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Date: Sun, 26 May 2002 13:52:12 -0700
From: Michael Andre-Driussi 
Subject: (urth) case hartshorn/5HC

Hartshorn wrote:
>It happened to me.   On my first reading of 5HC as a young twentysomething I
>thought if a fine bit of writing but rather confused,  fragmentary plotwise.
>The depths bypassed me entirely.    It was not until I met other readers
>that the book was opened up for me.
>Mea cupla, mea maxima culpa: but it was Wolfe taught me that SF books
>*could* be like that.   Scratch that, it was Wolfe who taught me *books*
>could be like that.

Thank you for the example.  This must be a fairly common experience for
Wolfe-readers: the reader, through talking with other readers, through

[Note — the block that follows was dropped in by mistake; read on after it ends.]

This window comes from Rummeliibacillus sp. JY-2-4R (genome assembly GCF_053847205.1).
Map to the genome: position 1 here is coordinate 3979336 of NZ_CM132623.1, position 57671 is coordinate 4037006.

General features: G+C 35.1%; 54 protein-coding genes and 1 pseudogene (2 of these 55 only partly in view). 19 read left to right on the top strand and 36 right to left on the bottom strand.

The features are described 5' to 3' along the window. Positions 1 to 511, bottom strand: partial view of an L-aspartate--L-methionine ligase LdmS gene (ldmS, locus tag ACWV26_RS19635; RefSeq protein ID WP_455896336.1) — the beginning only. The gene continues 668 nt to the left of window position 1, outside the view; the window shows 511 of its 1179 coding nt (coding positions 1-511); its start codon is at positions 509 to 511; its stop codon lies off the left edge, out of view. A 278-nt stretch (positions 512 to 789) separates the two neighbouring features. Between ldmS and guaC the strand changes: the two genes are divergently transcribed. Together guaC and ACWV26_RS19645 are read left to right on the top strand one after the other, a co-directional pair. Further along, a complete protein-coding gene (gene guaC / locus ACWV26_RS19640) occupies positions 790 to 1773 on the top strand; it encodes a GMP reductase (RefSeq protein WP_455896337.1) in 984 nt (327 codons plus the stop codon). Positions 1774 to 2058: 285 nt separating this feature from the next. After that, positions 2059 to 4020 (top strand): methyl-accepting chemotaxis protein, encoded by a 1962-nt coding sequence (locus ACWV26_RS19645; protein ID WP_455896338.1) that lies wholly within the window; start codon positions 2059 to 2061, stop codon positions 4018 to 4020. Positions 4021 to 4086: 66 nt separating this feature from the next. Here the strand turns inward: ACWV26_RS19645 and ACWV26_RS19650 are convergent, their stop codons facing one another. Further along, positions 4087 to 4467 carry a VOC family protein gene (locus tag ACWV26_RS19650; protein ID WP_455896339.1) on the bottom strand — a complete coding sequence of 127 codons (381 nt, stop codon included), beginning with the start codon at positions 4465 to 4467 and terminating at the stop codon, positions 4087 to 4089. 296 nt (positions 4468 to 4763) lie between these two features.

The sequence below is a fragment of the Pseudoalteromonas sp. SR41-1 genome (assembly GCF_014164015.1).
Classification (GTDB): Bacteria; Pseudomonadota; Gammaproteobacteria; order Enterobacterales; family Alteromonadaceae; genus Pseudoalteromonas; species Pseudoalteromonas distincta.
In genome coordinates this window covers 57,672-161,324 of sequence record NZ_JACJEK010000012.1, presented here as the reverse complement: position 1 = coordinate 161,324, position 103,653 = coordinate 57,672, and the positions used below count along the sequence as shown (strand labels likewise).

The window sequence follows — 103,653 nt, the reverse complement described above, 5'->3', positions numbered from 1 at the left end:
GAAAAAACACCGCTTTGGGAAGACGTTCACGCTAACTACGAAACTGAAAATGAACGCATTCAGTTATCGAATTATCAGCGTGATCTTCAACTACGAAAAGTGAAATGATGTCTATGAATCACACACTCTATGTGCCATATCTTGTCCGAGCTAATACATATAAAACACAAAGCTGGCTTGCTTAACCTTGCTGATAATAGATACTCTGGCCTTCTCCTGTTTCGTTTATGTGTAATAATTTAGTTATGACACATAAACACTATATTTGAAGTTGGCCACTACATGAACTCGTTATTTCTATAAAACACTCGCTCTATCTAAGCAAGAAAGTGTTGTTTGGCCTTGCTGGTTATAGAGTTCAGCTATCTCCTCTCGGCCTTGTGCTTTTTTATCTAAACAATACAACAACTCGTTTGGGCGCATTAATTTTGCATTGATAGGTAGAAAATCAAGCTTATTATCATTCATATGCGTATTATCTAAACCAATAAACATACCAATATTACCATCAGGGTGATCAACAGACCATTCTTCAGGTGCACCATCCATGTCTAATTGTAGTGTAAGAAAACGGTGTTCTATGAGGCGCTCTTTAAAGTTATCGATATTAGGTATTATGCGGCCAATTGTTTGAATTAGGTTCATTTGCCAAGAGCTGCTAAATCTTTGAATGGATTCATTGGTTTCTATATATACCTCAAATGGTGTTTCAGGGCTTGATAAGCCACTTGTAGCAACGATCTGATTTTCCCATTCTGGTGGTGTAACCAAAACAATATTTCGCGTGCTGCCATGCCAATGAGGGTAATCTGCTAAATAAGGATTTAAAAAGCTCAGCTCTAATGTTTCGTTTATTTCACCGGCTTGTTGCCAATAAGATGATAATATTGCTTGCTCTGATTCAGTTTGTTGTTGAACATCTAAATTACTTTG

reading lit crit from John Clute and others, begins to see things that
formerly escaped the eye.

OTOH, hartshorn, it does not seem from what you wrote that you initially
disliked 5HC.  It sounds more as if you liked it okay and then developed a
deeper understanding of it, which probably (but not necessarily) raised
your opinion of it.

I'm not certain, but it seems to me that many people use something like a
two-tiered track: the one tier is the like/dislike axis, running from love
to hate; the other tier is something like "respect," ranging from "lack of
respect" to "total respect."  Putting these tiers together results in odd
combinations that sound like what people often say about books: "guilty
pleasure" would be "like" + "low respect"; "grudging respect" would be
"dislike" + "high respect"; et cetera.


booklets on Gene Wolfe, John Crowley
Lexicon Urthus out of print!


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